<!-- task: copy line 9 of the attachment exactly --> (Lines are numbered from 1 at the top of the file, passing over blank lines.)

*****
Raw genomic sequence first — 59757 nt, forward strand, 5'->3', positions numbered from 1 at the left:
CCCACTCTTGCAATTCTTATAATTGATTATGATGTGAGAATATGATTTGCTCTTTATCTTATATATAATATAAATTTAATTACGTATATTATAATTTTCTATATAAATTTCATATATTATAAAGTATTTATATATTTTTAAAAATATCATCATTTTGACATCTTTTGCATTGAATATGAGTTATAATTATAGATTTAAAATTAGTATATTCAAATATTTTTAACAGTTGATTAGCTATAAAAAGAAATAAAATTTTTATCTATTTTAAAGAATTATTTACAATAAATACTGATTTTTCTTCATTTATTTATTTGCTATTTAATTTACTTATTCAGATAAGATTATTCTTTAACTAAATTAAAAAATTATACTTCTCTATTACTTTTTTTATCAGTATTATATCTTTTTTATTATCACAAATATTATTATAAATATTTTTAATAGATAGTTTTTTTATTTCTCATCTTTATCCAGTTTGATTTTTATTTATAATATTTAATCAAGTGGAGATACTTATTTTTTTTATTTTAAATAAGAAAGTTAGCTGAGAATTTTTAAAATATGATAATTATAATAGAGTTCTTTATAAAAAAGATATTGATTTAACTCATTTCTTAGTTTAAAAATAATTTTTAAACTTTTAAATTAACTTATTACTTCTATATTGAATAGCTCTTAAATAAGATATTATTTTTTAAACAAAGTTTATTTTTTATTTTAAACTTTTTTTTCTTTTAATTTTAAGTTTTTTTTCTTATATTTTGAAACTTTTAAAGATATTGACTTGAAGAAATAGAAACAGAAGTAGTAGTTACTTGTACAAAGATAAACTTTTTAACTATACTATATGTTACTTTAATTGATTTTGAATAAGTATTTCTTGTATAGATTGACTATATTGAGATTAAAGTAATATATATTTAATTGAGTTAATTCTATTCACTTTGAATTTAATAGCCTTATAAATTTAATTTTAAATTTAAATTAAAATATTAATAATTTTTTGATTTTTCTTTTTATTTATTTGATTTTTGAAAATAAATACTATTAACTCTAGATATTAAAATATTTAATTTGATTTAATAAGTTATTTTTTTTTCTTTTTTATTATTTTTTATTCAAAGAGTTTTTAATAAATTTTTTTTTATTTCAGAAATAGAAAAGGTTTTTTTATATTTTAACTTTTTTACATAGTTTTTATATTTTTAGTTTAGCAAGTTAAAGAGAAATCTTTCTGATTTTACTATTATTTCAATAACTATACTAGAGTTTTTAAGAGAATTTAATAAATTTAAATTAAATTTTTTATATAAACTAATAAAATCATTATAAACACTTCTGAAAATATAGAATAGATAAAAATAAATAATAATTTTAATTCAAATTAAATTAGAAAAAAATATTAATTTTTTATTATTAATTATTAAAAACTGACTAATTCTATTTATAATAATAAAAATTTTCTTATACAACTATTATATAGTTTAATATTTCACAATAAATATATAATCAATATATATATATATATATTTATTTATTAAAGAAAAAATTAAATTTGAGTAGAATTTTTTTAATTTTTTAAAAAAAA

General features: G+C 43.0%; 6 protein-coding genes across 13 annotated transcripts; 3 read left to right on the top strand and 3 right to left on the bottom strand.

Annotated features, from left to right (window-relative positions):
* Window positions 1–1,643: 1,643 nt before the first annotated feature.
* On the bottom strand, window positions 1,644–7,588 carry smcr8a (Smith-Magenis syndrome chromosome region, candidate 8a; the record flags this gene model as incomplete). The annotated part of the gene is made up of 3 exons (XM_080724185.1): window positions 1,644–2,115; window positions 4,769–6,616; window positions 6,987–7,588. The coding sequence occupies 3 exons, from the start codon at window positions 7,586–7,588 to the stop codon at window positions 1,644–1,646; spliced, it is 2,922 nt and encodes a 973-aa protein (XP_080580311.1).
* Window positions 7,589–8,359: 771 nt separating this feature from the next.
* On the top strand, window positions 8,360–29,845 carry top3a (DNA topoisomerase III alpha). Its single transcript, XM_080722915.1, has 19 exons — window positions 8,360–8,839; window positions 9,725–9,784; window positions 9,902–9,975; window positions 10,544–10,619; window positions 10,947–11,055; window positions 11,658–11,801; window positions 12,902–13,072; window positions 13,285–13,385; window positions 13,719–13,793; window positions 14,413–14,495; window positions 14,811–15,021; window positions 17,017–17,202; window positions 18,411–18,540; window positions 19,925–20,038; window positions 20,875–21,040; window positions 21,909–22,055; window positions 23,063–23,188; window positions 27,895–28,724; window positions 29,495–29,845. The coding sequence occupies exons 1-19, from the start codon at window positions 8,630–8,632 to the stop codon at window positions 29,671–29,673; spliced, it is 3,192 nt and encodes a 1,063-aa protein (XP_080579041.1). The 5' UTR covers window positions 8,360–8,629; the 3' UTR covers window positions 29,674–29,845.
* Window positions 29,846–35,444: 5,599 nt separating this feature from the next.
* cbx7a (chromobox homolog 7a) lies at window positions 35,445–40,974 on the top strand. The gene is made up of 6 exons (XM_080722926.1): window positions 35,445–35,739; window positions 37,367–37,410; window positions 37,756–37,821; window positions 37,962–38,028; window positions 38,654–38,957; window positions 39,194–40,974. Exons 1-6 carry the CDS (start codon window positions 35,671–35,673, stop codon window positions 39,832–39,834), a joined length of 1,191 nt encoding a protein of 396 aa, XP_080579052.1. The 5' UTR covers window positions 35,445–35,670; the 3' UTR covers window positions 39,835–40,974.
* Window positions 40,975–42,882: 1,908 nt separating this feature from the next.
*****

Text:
* Window positions 29,846–35,444: 5,599 nt separating this feature from the next.